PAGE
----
I am a voracious reader. I read books like I’ll starve to death if I don’t consume the stories within. On a good week, I’ll make my way through a few hundred pages, reading for a bit each day while I drink my morning coffee and again at night before I go to sleep.
I read a little bit of everything: young adult fiction, graphic novels, sci-fi, and a ton of nonfiction about pretty much any subject that catches my interest.
So even though I write about healthcare for a living, I still enjoy reading about it just for fun. And this past year, three books in particular stuck with me long after I finished their final pages.
Here are 3 healthcare books that changed the way I think about health, healthcare, and the ways of modern medicine.
1. The Nurses: A Year of Secrets, Drama, and Miracles with the Heroes of the Hospital (Alexandra Robbins)
The concept of The Nurses—following four emergency room nurses for a year as they work at several hospitals in an unnamed US city—intrigued me.
I think what drew me to this book was that I realized just how little I really knew about the world of nursing—even though I have interviewed nurses countless times for work, and regularly talk about this subject with one of my cousins, who is a PICU nurse.
But, as I found page-by-page in The Nurses, this is a field that is so wide and varied, a person could spend an entire year side-by-side with several professionals in this field and still only scratch the surface of their world.
Even though all identifying details are meticulously scrubbed from its pages to protect the privacy of both providers and patients, this book brought me into the lives of these four nurses. I felt like I was right there watching them face their own triumphs and tragedies, while still managing to be there for every patient who needed them.
2. The Shift: One Nurse, Twelve Hours, Four Patients’ Lives (Theresa Brown)
The thing that intrigued me the most about this book was that it was written by a nurse. While The Nurses is ultimately a piece of investigative journalism, The Shift felt more like an intimate snapshot of a single day in the life of one specific nurse.
I’ll admit that I was hesitant to start this book—and often found myself waiting until I was in the right frame of mind before picking it up and reading another chapter.
Perhaps this was because it took place in an oncology ward. I found myself growing attached to Theresa’s patients, some of whom were very, very sick. I was afraid that each page brought me closer to the very sad—but very real—possibility of death.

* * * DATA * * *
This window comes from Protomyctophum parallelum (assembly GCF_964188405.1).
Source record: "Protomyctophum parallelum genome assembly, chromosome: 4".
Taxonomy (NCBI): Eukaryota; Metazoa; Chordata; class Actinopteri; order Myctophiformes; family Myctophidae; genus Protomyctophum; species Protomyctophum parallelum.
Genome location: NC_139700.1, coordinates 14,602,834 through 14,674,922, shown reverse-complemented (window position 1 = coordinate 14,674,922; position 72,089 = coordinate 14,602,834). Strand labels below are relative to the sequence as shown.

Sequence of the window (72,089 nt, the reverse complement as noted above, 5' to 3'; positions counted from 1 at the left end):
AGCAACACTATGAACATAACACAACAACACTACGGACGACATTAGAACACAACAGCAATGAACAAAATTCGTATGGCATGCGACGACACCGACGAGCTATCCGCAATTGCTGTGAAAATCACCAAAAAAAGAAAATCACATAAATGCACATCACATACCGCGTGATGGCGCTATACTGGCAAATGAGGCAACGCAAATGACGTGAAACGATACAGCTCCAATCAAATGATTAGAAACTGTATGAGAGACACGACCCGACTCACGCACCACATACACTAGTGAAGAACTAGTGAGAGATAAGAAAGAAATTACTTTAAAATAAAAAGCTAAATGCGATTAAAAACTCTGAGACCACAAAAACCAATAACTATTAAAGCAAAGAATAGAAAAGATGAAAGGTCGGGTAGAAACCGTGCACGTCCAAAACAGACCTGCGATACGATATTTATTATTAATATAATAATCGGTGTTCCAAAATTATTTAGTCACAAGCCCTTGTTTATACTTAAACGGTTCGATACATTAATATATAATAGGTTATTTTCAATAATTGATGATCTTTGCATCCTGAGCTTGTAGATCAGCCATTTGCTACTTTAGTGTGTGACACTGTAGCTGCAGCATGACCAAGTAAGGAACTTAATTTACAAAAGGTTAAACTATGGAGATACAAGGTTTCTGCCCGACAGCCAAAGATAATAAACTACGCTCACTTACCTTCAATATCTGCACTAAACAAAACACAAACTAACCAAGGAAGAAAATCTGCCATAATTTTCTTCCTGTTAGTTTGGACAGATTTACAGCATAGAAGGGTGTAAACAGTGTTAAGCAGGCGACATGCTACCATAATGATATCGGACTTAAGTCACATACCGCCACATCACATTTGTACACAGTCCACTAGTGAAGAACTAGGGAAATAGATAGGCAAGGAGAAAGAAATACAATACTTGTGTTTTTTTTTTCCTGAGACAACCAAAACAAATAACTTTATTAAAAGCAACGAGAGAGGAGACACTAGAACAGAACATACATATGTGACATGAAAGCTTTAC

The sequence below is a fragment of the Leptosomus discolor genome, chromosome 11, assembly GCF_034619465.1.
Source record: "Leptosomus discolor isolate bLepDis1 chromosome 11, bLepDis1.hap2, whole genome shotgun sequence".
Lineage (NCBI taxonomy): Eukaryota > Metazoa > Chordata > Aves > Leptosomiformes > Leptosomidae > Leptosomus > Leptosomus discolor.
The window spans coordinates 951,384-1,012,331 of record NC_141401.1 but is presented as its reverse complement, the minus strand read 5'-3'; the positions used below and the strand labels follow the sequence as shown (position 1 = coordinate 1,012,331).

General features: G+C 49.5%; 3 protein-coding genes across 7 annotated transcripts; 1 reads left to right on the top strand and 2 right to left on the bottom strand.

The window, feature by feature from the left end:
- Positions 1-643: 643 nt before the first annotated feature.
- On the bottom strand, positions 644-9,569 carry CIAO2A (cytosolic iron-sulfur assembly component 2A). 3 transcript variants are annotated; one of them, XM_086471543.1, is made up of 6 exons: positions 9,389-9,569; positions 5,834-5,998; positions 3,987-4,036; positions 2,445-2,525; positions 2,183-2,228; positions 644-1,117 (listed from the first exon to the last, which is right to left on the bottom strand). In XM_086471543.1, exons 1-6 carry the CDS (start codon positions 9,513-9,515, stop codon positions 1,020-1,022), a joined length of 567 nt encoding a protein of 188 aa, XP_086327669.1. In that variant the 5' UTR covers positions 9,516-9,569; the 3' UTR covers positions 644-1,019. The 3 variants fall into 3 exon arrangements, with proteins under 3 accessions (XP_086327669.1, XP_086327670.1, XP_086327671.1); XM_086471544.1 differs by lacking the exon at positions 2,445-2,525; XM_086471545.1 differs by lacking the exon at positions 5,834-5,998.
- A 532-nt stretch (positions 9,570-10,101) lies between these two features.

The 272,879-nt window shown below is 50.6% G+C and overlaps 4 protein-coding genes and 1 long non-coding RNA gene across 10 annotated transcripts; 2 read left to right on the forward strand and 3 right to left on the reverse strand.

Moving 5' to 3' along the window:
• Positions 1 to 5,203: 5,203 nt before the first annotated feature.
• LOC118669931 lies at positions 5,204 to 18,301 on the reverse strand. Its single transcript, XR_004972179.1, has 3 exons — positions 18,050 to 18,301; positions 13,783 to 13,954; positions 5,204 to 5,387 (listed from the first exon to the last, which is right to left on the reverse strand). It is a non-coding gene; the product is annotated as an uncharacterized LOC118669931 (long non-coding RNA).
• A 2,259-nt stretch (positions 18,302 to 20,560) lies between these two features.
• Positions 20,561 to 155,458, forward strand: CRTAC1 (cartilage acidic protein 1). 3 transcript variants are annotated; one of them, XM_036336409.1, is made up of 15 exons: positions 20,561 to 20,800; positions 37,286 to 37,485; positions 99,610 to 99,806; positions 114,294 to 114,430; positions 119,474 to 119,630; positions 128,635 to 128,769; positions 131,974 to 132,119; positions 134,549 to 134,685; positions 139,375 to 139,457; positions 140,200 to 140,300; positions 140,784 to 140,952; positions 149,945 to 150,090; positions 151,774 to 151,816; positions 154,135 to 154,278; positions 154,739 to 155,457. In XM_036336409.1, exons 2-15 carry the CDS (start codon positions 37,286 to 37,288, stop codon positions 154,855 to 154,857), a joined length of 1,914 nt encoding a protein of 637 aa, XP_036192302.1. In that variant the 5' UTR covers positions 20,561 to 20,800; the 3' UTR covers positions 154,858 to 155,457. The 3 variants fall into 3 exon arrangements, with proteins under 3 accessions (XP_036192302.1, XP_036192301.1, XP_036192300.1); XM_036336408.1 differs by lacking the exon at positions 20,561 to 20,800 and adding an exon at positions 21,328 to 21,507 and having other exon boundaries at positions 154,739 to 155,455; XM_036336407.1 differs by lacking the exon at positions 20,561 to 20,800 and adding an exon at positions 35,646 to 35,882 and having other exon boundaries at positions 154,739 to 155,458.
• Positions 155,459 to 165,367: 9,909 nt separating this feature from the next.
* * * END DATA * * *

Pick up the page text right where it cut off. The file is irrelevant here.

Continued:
And as I made my way through this book, I realized that if I am this attached and this touched as a distant, removed reader, how are nurses able to make it through this journey each and every day?
I read Five Days at Memorial at my coworker Sammi’s recommendation. Like The Nurses, it is, at its core, a work of investigative journalism. But like The Shift, it is an intensely emotional read.
The book chronicles the events that occurred at a hospital in New Orleans during and immediately after Hurricane Katrina. The medical staff there had to make life-or-death decisions in the face of power outages, flooding, dwindling supplies, and the threat of violence as the storm receded and chaos broke out in its wake.
Months after finishing this book, I still feel like I’m not actually done with it. I went into it with very little knowledge of the story that would unfold page-by-page. I had no prejudgement about the medical team’s actions. I decided I would let the facts guide my opinion. If only it was that easy.
As I read these three books I discovered something that I think I already knew deep down: Nothing about health and medicine is simple. And that makes the work that doctors, nurses, and other healthcare providers do so much more awe-inspiring to me.
In their own way, each of these healthcare books showed me just how true that is.